for National Geographic News
David Leggett's freezer is crammed with dead barn owls. One of Britain's most threatened birds of prey, there's more than 60 ghostly corpses waiting to be stuffed for display. It's a disturbing sight, yet there's no suggestion of any skullduggery, just further evidence that the barn owl (Tyto alba) is gradually being wiped out by Britain's busy roads.
Ironically, these deaths are helping to rehabilitate a profession once associated with the deliberate slaughter of endangered wildlife. By the 1880s almost every town and village had a professional taxidermist. Obsessive Victorian collectors who wanted Britain's rarest and most beautiful animals killed for their elaborate cabinet displays fueled trade especially. Owls and other raptors were highly prized.
This urge to shoot and stuff the contents of the countryside began to wane after the First World War. Bird taxidermy fell further out of fashion as the conservation movement gained momentum. Yet today taxidermy is back in vogue.
David Leggett, who runs Wild Art Taxidermy, near Cambridge, England, represents a new breed of taxidermist. All the animals he works on have died through accident or natural causes. His order book is full; more than 90 percent consists of roadkill.
Leggett, a taxidermist for almost 20 years, said: "The trade was frowned upon when I first started. People presumed these birds had been trapped, shot, or taken in some other illegal way. But in recent years there's definitely been a resurgence of interest."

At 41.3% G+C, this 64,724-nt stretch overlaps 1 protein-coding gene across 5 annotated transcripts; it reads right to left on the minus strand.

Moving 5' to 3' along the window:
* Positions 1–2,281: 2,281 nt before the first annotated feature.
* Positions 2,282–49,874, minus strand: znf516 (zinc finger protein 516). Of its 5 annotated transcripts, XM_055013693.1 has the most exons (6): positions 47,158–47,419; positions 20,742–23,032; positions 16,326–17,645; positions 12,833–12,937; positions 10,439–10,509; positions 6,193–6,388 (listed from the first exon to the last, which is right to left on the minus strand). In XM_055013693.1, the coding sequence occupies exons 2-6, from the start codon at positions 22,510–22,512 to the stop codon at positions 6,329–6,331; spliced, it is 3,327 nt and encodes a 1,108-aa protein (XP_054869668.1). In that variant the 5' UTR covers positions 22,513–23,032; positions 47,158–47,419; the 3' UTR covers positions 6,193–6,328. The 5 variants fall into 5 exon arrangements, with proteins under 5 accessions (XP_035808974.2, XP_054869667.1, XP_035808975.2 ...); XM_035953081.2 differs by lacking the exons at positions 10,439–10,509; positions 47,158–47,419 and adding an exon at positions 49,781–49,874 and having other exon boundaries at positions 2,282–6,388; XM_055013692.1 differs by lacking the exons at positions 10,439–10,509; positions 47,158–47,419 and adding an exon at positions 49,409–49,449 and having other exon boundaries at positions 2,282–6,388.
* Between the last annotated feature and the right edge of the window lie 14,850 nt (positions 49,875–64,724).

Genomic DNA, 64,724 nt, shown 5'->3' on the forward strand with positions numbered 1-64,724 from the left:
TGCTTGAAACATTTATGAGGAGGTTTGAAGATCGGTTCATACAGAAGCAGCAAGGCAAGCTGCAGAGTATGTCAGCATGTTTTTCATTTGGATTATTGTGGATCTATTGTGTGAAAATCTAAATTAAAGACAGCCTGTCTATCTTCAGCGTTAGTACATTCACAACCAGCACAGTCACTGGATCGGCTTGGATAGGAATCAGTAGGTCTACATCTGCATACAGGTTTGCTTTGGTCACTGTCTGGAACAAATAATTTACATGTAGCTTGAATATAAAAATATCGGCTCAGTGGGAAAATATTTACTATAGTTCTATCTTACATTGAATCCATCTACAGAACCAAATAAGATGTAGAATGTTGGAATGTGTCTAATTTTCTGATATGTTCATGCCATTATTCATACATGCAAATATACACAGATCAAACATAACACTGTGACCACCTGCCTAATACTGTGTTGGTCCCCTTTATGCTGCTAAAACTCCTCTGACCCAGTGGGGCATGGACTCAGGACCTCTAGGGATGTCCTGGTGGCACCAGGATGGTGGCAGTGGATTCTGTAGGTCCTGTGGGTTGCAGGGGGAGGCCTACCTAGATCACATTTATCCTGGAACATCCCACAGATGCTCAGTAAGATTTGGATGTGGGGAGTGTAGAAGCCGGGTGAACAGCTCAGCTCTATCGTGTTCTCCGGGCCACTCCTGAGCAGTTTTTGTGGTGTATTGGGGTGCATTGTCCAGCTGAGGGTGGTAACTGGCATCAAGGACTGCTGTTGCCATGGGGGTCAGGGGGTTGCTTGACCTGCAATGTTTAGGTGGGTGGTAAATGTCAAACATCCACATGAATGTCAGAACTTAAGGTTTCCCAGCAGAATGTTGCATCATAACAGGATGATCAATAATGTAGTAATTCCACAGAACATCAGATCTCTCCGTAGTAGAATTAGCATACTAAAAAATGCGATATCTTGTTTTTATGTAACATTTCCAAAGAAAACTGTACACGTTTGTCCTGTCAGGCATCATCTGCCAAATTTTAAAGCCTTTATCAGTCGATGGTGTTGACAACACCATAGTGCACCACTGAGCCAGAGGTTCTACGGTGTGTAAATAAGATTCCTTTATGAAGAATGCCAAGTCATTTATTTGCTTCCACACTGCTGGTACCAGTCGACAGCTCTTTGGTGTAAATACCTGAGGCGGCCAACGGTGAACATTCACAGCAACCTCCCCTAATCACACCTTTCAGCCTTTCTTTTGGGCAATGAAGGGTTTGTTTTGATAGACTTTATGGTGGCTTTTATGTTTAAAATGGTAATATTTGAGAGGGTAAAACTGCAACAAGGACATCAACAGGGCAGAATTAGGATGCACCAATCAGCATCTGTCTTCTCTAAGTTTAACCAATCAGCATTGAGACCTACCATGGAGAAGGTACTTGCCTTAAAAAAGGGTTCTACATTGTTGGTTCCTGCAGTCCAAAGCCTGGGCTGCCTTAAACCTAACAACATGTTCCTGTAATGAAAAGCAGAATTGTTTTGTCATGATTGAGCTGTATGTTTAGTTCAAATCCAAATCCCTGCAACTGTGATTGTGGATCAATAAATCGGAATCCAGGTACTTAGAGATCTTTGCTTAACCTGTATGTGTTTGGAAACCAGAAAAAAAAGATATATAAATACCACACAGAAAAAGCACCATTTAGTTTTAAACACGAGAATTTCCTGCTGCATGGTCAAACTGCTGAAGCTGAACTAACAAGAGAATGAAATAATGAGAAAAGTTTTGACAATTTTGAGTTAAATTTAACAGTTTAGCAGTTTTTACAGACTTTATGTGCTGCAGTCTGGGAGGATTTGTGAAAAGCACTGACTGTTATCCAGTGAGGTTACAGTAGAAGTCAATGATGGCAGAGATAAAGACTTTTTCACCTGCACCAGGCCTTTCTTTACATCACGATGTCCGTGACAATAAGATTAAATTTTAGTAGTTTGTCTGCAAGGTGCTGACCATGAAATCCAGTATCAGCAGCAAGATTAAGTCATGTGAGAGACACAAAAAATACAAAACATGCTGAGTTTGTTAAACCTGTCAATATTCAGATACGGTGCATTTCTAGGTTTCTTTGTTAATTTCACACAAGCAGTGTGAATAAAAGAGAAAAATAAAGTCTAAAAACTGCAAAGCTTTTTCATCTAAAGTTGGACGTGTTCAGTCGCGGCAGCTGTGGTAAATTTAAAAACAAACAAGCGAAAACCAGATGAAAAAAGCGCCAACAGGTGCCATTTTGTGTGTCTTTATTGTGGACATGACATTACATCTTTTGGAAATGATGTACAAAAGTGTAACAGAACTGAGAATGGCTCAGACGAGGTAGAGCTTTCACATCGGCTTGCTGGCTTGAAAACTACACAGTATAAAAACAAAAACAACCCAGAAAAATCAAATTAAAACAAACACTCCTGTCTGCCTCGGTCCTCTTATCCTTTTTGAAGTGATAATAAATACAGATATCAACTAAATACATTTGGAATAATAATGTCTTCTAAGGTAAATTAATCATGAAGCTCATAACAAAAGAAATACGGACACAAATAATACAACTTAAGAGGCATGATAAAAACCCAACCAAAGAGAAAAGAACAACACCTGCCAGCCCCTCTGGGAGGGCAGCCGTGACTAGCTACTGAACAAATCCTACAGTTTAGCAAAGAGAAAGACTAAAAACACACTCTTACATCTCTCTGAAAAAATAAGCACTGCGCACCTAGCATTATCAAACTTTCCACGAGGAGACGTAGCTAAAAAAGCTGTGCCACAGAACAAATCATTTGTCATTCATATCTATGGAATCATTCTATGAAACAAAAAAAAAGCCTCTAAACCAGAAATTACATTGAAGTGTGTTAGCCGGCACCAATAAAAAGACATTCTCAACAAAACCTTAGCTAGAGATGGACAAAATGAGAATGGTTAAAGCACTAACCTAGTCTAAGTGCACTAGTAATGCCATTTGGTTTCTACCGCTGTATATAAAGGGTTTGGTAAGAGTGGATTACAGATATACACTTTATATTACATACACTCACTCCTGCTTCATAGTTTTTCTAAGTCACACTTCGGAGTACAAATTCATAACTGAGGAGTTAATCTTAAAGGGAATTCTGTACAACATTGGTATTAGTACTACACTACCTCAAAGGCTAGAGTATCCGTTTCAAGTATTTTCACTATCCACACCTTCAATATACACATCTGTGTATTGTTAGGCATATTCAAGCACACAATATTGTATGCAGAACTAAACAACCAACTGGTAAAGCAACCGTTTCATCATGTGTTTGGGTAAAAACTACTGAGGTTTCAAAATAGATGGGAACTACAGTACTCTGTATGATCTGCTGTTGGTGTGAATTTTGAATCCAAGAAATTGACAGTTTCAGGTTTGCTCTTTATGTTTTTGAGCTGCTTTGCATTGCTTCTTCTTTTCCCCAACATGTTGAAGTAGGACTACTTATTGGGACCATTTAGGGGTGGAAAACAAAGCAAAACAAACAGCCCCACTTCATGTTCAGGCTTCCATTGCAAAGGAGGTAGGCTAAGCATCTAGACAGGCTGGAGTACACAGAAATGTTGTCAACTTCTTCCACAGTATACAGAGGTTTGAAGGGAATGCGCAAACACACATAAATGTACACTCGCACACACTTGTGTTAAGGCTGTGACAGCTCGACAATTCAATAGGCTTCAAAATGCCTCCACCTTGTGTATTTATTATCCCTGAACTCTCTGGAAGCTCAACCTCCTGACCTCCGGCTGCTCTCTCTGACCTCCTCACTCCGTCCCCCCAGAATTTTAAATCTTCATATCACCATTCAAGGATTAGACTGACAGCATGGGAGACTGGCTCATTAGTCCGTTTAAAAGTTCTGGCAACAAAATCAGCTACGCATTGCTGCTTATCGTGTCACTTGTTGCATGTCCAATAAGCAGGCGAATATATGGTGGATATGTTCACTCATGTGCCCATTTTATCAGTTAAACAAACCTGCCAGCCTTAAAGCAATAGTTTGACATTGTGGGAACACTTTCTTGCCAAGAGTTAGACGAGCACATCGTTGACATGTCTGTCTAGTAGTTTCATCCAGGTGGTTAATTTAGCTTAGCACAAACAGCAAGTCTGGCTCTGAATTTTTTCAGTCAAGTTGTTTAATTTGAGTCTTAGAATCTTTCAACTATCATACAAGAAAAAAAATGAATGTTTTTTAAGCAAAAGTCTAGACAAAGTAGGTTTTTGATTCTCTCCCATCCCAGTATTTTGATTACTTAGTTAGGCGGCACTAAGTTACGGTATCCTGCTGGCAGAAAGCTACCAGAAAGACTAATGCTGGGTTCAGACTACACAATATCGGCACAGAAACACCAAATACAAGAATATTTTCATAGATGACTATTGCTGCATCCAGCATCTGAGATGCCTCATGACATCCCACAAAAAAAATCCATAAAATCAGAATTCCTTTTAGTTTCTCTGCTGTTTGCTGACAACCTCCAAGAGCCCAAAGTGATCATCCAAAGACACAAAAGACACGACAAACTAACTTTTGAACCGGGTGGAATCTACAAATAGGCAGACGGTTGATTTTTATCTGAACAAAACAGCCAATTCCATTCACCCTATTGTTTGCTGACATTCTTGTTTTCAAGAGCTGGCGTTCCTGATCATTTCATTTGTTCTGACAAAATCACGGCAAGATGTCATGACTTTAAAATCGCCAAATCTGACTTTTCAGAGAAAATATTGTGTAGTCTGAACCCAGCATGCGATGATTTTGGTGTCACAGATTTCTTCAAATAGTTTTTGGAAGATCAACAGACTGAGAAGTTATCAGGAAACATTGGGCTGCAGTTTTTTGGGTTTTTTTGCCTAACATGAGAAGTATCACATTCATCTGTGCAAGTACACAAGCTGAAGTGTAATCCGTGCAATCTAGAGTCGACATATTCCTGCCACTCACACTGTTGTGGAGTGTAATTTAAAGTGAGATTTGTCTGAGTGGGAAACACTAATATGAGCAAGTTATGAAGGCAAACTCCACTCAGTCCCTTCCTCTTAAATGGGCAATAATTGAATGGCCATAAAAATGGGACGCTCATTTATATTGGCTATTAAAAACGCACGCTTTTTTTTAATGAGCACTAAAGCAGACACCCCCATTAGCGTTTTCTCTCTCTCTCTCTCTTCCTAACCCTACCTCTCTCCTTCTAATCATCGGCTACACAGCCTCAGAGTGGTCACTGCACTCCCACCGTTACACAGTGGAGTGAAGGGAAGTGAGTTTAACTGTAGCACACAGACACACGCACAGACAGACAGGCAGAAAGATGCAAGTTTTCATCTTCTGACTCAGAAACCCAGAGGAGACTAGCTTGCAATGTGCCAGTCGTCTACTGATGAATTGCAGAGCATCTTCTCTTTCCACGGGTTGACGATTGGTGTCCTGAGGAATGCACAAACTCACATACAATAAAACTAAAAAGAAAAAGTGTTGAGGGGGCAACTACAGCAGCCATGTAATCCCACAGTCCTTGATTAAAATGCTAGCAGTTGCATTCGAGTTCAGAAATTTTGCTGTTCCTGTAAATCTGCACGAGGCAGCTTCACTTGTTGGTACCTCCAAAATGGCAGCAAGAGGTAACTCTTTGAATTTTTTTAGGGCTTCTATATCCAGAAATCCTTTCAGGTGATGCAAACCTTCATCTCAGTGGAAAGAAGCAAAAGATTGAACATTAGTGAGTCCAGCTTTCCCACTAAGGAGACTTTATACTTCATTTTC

He believes this is partly because of an increasing awareness that there's a plentiful supply of birds that have met an unfortunate, but accidental, end. In fact, they are all too visible, lying there along the roadside.
Deaths have risen in proportion to traffic volume and the construction of major roads, according a 15-year study into declining barn owl populations published last November.
Produced by the Barn Owl Trust (BOT), a conservation charity based in Ashburton, Devon, England, it suggests 72 percent of barn owls are killed when they encounter a major road.
Rising Death Toll
Since 1959, over 9,000 kilometers (5,600 miles) of roads and highways have been built in Britain. Before 1954 the proportion of recorded barn owl deaths due to road traffic stood at six percent. By the 1990s, says the study, this had risen to 50 percent. During the same period U.K. traffic volume rose ten-fold.
The barn owl was Britain's most common owl in the early 19th century. Today things are very different; only an estimated 4,000 breeding pairs remain. Though other factors, such as habitat loss, have played their part, conservationists say these road losses have had a huge impact.
This isn't to say other raptors haven't suffered on the roads. Leggett points to studies that suggest that in some years more than 100,000 immature tawny owls (Strix aluco) are killed by traffic. This species has around 75,000 breeding pairs, however, and seems able to absorb such losses.
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